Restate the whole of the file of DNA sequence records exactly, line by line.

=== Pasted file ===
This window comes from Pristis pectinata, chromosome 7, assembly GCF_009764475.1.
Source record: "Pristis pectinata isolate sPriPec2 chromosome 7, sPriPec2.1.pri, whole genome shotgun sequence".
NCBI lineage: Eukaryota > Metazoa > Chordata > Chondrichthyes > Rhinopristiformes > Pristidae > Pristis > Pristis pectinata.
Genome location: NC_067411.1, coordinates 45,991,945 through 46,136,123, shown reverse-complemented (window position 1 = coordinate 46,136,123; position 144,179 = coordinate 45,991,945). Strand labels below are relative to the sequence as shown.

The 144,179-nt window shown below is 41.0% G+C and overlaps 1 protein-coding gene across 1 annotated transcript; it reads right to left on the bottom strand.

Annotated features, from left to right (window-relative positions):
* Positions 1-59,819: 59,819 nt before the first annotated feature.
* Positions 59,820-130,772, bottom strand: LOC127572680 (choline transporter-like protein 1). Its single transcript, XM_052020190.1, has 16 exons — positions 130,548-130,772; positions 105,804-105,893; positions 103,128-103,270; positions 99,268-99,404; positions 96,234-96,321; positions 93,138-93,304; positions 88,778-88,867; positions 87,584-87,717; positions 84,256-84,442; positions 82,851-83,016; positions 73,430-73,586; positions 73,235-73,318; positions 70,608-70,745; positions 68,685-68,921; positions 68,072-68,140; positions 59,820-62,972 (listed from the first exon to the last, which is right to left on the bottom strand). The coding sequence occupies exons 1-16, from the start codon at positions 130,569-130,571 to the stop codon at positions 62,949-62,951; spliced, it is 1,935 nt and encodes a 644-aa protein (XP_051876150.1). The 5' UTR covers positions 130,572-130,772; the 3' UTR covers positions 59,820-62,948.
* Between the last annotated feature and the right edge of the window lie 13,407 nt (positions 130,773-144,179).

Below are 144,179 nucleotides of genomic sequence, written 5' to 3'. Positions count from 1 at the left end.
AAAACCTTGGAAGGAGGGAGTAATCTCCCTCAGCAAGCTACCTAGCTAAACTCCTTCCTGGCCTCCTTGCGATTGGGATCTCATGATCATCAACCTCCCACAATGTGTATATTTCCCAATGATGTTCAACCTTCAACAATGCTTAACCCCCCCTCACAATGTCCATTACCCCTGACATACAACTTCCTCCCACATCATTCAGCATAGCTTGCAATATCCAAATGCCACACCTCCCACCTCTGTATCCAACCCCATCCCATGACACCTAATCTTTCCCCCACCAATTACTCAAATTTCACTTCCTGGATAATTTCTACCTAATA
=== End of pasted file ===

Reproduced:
This window comes from Pristis pectinata, chromosome 7, assembly GCF_009764475.1.
Source record: "Pristis pectinata isolate sPriPec2 chromosome 7, sPriPec2.1.pri, whole genome shotgun sequence".
NCBI lineage: Eukaryota > Metazoa > Chordata > Chondrichthyes > Rhinopristiformes > Pristidae > Pristis > Pristis pectinata.
Genome location: NC_067411.1, coordinates 45,991,945 through 46,136,123, shown reverse-complemented (window position 1 = coordinate 46,136,123; position 144,179 = coordinate 45,991,945). Strand labels below are relative to the sequence as shown.

The 144,179-nt window shown below is 41.0% G+C and overlaps 1 protein-coding gene across 1 annotated transcript; it reads right to left on the bottom strand.

Annotated features, from left to right (window-relative positions):
* Positions 1-59,819: 59,819 nt before the first annotated feature.
* Positions 59,820-130,772, bottom strand: LOC127572680 (choline transporter-like protein 1). Its single transcript, XM_052020190.1, has 16 exons — positions 130,548-130,772; positions 105,804-105,893; positions 103,128-103,270; positions 99,268-99,404; positions 96,234-96,321; positions 93,138-93,304; positions 88,778-88,867; positions 87,584-87,717; positions 84,256-84,442; positions 82,851-83,016; positions 73,430-73,586; positions 73,235-73,318; positions 70,608-70,745; positions 68,685-68,921; positions 68,072-68,140; positions 59,820-62,972 (listed from the first exon to the last, which is right to left on the bottom strand). The coding sequence occupies exons 1-16, from the start codon at positions 130,569-130,571 to the stop codon at positions 62,949-62,951; spliced, it is 1,935 nt and encodes a 644-aa protein (XP_051876150.1). The 5' UTR covers positions 130,572-130,772; the 3' UTR covers positions 59,820-62,948.
* Between the last annotated feature and the right edge of the window lie 13,407 nt (positions 130,773-144,179).

Below are 144,179 nucleotides of genomic sequence, written 5' to 3'. Positions count from 1 at the left end.
AAAACCTTGGAAGGAGGGAGTAATCTCCCTCAGCAAGCTACCTAGCTAAACTCCTTCCTGGCCTCCTTGCGATTGGGATCTCATGATCATCAACCTCCCACAATGTGTATATTTCCCAATGATGTTCAACCTTCAACAATGCTTAACCCCCCCTCACAATGTCCATTACCCCTGACATACAACTTCCTCCCACATCATTCAGCATAGCTTGCAATATCCAAATGCCACACCTCCCACCTCTGTATCCAACCCCATCCCATGACACCTAATCTTTCCCCCACCAATTACTCAAATTTCACTTCCTGGATAATTTCTACCTAATA